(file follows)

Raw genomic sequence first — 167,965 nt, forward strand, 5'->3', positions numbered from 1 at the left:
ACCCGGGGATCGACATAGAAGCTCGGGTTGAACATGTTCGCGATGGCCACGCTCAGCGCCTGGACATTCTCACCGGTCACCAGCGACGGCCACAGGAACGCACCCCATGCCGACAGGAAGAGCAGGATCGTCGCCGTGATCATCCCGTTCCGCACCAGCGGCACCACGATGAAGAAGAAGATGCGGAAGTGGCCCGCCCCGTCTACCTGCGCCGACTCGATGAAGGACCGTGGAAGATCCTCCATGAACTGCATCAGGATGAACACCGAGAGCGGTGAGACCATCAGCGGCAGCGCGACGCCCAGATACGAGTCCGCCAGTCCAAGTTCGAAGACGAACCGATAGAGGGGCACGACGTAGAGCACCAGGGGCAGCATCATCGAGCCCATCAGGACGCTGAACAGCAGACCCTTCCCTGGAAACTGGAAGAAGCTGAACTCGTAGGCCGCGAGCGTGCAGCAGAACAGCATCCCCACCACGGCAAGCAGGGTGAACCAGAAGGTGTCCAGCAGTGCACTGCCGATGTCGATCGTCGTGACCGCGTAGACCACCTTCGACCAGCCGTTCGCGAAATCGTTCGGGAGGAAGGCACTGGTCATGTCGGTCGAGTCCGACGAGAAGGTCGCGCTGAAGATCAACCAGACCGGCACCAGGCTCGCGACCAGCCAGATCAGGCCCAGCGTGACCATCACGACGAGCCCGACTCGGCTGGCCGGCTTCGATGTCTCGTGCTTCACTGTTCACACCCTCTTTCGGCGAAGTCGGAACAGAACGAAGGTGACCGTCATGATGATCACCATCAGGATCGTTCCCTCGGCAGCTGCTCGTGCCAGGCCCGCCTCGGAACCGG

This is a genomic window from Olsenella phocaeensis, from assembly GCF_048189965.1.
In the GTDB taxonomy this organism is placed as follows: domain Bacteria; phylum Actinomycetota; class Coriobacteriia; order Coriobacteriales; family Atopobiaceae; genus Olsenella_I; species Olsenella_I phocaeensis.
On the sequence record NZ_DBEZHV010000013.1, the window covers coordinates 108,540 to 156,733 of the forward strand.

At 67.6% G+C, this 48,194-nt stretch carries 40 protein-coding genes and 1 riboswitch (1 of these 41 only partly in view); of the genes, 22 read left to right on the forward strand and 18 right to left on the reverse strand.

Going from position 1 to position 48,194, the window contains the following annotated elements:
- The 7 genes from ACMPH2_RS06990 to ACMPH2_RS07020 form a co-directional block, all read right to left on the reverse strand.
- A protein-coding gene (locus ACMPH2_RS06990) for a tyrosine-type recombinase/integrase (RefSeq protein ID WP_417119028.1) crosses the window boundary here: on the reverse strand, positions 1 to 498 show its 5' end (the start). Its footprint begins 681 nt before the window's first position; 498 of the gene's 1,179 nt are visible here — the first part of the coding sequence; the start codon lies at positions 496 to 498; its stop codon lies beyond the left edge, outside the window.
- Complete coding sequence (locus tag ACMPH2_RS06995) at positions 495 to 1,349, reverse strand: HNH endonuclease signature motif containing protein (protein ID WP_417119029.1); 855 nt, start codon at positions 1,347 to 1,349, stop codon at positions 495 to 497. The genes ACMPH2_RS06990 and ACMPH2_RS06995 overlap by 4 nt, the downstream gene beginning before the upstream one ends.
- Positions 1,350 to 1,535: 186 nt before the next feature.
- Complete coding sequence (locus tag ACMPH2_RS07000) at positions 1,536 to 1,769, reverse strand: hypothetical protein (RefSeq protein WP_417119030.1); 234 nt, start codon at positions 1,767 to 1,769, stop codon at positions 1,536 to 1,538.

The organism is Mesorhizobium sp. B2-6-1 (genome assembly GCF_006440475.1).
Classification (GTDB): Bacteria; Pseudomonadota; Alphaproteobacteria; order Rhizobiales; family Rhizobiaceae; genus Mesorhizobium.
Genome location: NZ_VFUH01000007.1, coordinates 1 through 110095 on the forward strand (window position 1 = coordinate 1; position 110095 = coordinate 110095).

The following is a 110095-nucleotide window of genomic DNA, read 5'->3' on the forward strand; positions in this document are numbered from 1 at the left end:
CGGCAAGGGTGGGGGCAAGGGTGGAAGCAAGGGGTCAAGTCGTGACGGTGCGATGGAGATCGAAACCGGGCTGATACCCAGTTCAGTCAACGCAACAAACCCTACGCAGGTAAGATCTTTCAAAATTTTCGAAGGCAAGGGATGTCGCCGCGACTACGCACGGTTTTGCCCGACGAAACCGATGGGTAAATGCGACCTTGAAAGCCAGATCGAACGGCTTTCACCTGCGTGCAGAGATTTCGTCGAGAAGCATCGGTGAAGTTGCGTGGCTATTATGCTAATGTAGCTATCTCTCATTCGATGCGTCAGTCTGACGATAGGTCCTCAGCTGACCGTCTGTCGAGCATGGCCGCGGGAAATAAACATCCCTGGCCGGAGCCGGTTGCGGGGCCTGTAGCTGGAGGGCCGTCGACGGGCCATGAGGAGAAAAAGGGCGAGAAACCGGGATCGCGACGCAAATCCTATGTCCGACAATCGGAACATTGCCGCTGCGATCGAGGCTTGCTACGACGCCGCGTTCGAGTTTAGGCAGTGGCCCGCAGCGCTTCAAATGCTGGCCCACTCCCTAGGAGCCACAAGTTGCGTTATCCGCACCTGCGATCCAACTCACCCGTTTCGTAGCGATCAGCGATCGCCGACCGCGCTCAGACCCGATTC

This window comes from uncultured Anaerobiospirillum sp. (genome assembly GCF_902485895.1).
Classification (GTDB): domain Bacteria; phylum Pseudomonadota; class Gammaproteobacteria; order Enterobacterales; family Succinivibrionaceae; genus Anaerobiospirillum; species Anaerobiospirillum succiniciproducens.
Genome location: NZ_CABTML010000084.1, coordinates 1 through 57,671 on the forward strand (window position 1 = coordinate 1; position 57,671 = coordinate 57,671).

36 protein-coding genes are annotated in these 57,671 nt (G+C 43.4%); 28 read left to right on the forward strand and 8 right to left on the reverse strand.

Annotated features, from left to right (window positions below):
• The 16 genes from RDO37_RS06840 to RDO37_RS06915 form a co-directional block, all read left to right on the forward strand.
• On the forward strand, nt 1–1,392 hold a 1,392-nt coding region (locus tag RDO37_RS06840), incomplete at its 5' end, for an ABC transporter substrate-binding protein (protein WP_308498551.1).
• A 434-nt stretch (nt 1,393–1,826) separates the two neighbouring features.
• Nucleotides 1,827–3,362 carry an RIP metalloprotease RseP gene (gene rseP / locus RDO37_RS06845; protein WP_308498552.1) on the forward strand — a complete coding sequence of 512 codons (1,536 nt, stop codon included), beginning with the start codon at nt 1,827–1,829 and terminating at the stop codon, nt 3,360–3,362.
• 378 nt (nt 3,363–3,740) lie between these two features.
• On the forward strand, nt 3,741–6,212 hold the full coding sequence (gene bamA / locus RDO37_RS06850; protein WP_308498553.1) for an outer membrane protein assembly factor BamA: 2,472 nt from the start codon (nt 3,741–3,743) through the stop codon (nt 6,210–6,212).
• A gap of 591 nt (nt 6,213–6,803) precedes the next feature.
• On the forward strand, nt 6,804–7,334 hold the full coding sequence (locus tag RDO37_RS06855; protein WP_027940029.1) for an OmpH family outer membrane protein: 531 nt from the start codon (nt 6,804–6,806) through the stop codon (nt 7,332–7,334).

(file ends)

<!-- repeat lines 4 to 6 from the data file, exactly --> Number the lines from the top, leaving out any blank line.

In the GTDB taxonomy this organism is placed as follows: domain Bacteria; phylum Actinomycetota; class Coriobacteriia; order Coriobacteriales; family Atopobiaceae; genus Olsenella_I; species Olsenella_I phocaeensis.
On the sequence record NZ_DBEZHV010000013.1, the window covers coordinates 108,540 to 156,733 of the forward strand.

At 67.6% G+C, this 48,194-nt stretch carries 40 protein-coding genes and 1 riboswitch (1 of these 41 only partly in view); of the genes, 22 read left to right on the forward strand and 18 right to left on the reverse strand.